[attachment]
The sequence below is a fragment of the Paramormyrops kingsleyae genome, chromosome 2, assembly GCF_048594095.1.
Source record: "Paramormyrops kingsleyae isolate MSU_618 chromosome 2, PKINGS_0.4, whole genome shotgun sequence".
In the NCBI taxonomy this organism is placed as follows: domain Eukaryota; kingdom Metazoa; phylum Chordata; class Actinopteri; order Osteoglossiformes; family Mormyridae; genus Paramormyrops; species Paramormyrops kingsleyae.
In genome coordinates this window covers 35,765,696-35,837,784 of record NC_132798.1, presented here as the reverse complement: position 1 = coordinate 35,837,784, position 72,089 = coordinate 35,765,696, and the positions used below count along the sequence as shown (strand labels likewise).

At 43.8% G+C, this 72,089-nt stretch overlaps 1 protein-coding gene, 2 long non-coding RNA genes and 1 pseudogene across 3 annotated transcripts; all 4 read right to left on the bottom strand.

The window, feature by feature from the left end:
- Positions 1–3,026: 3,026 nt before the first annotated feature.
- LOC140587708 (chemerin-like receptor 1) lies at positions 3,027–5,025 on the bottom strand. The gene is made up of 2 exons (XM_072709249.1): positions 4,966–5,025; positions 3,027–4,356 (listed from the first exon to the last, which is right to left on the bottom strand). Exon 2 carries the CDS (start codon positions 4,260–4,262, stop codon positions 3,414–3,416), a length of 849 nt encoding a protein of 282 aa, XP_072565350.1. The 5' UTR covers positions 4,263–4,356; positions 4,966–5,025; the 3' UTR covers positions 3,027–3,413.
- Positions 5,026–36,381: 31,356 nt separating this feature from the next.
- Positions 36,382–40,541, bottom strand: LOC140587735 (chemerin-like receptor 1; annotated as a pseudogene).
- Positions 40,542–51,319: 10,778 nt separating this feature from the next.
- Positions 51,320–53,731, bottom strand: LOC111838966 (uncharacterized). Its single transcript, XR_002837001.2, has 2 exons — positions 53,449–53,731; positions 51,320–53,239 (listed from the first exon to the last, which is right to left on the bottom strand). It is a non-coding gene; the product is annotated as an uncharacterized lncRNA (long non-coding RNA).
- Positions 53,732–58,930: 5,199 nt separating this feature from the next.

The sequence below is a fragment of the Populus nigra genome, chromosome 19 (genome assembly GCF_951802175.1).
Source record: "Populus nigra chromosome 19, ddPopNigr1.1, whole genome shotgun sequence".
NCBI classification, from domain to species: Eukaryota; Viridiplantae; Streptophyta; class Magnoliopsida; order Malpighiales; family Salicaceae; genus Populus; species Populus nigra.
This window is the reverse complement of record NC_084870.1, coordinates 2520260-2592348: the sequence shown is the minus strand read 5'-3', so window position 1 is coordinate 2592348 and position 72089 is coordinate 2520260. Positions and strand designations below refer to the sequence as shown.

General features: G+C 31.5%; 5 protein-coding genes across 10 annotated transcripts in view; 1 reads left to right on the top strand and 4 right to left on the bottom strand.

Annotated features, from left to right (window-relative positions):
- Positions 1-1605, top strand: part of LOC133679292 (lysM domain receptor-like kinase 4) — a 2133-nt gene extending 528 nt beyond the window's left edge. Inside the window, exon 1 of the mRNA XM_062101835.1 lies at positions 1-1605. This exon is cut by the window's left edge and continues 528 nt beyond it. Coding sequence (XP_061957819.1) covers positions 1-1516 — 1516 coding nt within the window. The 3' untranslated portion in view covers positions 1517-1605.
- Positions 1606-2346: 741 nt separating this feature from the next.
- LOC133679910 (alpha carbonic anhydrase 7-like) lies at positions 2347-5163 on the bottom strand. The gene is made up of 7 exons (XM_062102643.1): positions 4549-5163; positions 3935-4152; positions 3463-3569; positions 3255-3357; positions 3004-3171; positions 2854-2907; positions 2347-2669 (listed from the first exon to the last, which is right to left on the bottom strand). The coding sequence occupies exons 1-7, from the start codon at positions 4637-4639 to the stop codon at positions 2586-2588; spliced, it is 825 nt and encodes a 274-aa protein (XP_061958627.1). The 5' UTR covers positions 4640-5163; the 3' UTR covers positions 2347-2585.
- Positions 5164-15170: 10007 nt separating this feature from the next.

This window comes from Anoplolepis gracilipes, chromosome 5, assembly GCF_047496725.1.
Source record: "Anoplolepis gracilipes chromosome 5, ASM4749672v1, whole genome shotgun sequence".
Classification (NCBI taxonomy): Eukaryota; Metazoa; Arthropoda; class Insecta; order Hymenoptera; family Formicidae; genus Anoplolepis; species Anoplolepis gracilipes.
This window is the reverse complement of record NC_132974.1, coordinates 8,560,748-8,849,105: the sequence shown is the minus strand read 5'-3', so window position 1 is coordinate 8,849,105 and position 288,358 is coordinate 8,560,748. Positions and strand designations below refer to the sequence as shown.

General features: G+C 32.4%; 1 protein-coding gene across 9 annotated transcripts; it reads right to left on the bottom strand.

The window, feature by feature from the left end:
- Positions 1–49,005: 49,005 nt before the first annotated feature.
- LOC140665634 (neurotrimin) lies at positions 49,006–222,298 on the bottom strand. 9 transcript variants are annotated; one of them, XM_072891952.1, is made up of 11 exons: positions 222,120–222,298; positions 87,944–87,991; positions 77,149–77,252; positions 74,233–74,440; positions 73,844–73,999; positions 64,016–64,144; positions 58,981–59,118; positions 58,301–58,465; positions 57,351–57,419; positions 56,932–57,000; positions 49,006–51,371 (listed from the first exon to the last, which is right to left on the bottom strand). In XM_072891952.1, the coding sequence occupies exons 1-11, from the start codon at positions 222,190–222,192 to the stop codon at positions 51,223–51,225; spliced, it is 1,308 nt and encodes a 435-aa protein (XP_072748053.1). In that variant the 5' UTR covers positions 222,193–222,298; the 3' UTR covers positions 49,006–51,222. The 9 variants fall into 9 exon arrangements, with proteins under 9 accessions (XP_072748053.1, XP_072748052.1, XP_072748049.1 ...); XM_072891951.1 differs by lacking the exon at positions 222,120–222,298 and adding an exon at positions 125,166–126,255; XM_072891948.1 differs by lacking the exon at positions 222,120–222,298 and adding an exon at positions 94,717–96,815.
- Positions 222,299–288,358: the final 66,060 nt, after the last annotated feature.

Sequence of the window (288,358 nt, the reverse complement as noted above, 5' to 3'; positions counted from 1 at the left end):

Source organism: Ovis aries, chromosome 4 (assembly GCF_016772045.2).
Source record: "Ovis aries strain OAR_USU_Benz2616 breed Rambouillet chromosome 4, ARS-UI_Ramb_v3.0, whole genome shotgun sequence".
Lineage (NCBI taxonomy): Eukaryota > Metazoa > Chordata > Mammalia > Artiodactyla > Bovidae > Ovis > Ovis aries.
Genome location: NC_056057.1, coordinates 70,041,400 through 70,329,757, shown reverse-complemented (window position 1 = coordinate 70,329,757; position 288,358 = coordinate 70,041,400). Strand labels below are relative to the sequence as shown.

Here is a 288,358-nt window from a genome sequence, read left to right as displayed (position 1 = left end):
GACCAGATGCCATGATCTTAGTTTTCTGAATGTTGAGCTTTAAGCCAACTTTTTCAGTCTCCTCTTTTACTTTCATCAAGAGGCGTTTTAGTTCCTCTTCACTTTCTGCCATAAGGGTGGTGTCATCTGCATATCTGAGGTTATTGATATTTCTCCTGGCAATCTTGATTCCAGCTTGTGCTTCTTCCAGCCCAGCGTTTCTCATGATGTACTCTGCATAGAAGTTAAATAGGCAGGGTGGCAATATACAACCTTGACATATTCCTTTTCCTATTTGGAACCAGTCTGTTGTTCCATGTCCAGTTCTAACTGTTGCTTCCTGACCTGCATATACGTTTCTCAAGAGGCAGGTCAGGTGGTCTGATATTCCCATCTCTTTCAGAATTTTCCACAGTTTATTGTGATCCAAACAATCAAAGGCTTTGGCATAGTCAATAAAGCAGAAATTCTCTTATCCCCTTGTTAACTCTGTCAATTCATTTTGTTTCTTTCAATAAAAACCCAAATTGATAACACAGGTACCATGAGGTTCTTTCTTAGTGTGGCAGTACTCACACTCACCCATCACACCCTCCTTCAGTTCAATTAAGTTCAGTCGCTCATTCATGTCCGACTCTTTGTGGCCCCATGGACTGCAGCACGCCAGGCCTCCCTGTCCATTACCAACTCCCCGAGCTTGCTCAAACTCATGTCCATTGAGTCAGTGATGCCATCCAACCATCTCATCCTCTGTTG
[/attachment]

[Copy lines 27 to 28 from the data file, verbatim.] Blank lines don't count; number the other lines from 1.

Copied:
This window is the reverse complement of record NC_132974.1, coordinates 8,560,748-8,849,105: the sequence shown is the minus strand read 5'-3', so window position 1 is coordinate 8,849,105 and position 288,358 is coordinate 8,560,748. Positions and strand designations below refer to the sequence as shown.

General features: G+C 32.4%; 1 protein-coding gene across 9 annotated transcripts; it reads right to left on the bottom strand.